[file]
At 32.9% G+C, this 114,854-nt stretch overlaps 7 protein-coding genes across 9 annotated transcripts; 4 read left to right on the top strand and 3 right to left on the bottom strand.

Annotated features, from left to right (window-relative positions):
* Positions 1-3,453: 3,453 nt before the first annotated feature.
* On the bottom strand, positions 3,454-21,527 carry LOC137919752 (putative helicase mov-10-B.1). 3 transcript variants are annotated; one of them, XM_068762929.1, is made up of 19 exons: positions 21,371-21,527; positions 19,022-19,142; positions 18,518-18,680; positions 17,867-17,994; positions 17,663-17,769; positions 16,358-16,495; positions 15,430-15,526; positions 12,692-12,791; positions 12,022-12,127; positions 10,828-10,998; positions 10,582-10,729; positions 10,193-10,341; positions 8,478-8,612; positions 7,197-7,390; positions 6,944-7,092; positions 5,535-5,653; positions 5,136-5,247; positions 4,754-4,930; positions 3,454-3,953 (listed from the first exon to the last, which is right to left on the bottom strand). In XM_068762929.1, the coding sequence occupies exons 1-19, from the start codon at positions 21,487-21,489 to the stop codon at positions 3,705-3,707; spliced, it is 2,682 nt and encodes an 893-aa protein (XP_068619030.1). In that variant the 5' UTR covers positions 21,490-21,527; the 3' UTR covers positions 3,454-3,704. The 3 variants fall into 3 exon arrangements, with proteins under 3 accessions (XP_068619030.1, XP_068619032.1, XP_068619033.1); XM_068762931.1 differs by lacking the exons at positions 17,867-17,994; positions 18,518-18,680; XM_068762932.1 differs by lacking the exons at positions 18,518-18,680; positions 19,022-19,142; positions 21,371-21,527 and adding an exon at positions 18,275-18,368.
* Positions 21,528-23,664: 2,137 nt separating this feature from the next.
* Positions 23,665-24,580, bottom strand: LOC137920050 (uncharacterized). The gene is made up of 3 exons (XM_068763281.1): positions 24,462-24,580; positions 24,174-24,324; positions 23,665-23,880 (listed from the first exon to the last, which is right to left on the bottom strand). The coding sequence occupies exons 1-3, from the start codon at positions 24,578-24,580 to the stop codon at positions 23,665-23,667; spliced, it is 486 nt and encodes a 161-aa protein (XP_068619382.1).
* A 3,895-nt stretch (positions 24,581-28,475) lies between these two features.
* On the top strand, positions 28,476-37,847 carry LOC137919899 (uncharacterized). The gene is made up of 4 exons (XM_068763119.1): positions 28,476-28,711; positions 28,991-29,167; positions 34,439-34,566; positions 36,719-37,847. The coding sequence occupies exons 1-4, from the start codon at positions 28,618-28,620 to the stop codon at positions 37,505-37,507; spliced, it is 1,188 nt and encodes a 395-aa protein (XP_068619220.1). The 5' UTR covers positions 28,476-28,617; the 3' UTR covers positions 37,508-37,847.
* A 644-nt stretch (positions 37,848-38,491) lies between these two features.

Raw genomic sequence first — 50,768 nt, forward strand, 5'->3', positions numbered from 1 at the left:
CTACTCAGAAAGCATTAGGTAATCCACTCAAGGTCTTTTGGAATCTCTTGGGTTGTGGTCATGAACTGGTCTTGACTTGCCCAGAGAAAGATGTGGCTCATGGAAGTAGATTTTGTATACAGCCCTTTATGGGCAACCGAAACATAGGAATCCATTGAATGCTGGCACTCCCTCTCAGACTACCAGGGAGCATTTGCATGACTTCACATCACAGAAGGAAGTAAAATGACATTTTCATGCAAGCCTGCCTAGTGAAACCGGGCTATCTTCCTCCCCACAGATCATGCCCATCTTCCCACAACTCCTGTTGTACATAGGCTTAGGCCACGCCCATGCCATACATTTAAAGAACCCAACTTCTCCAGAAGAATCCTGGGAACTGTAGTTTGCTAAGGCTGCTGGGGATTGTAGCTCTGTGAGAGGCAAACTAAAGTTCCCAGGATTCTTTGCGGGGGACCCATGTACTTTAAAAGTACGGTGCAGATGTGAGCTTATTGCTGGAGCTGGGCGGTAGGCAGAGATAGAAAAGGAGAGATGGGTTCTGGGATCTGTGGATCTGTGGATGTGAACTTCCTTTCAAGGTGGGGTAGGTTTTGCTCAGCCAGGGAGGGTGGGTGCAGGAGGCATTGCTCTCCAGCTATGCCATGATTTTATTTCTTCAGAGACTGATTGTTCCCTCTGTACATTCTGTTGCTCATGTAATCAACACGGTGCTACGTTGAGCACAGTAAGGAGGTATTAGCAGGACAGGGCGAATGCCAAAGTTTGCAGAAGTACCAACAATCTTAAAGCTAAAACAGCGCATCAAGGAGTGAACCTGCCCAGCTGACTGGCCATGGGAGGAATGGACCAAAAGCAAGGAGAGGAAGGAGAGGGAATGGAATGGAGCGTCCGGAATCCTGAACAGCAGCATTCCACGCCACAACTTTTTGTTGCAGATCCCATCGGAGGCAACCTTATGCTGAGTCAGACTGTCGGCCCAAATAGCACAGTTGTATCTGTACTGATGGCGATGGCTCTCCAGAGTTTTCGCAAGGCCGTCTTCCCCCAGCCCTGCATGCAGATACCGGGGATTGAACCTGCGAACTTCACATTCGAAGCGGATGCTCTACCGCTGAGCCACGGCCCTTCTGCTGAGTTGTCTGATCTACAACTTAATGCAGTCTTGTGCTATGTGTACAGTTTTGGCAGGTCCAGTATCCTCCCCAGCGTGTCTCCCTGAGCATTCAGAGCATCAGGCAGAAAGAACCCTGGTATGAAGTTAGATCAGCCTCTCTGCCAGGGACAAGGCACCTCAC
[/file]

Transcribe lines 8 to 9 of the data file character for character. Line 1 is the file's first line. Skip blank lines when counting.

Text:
* On the top strand, positions 28,476-37,847 carry LOC137919899 (uncharacterized). The gene is made up of 4 exons (XM_068763119.1): positions 28,476-28,711; positions 28,991-29,167; positions 34,439-34,566; positions 36,719-37,847. The coding sequence occupies exons 1-4, from the start codon at positions 28,618-28,620 to the stop codon at positions 37,505-37,507; spliced, it is 1,188 nt and encodes a 395-aa protein (XP_068619220.1). The 5' UTR covers positions 28,476-28,617; the 3' UTR covers positions 37,508-37,847.
* A 644-nt stretch (positions 37,848-38,491) lies between these two features.